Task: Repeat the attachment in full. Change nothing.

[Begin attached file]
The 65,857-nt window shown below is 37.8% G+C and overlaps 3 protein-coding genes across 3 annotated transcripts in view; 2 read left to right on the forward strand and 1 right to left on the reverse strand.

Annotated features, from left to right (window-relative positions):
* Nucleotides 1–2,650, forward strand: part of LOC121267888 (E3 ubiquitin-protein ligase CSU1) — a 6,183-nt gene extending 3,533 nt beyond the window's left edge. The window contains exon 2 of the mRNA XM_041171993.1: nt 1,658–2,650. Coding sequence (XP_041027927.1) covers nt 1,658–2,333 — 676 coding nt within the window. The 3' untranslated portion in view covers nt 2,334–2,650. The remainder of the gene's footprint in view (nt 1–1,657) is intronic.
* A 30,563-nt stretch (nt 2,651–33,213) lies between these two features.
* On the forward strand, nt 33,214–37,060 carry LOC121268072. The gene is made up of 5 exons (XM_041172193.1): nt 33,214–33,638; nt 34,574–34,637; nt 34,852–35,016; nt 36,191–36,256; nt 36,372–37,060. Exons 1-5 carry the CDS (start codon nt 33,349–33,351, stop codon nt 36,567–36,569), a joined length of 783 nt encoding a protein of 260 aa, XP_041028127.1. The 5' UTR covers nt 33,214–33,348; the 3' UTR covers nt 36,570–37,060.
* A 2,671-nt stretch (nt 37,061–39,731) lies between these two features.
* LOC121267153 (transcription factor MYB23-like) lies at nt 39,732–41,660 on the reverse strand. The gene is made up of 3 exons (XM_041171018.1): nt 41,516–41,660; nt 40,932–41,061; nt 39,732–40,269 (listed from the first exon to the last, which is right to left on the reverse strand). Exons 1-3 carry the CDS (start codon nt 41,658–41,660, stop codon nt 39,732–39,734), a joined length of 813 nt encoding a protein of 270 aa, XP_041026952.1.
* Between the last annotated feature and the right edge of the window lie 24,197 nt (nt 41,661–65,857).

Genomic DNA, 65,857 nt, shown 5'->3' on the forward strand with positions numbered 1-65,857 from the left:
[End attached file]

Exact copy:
The 65,857-nt window shown below is 37.8% G+C and overlaps 3 protein-coding genes across 3 annotated transcripts in view; 2 read left to right on the forward strand and 1 right to left on the reverse strand.

Annotated features, from left to right (window-relative positions):
* Nucleotides 1–2,650, forward strand: part of LOC121267888 (E3 ubiquitin-protein ligase CSU1) — a 6,183-nt gene extending 3,533 nt beyond the window's left edge. The window contains exon 2 of the mRNA XM_041171993.1: nt 1,658–2,650. Coding sequence (XP_041027927.1) covers nt 1,658–2,333 — 676 coding nt within the window. The 3' untranslated portion in view covers nt 2,334–2,650. The remainder of the gene's footprint in view (nt 1–1,657) is intronic.
* A 30,563-nt stretch (nt 2,651–33,213) lies between these two features.
* On the forward strand, nt 33,214–37,060 carry LOC121268072. The gene is made up of 5 exons (XM_041172193.1): nt 33,214–33,638; nt 34,574–34,637; nt 34,852–35,016; nt 36,191–36,256; nt 36,372–37,060. Exons 1-5 carry the CDS (start codon nt 33,349–33,351, stop codon nt 36,567–36,569), a joined length of 783 nt encoding a protein of 260 aa, XP_041028127.1. The 5' UTR covers nt 33,214–33,348; the 3' UTR covers nt 36,570–37,060.
* A 2,671-nt stretch (nt 37,061–39,731) lies between these two features.
* LOC121267153 (transcription factor MYB23-like) lies at nt 39,732–41,660 on the reverse strand. The gene is made up of 3 exons (XM_041171018.1): nt 41,516–41,660; nt 40,932–41,061; nt 39,732–40,269 (listed from the first exon to the last, which is right to left on the reverse strand). Exons 1-3 carry the CDS (start codon nt 41,658–41,660, stop codon nt 39,732–39,734), a joined length of 813 nt encoding a protein of 270 aa, XP_041026952.1.
* Between the last annotated feature and the right edge of the window lie 24,197 nt (nt 41,661–65,857).

Genomic DNA, 65,857 nt, shown 5'->3' on the forward strand with positions numbered 1-65,857 from the left: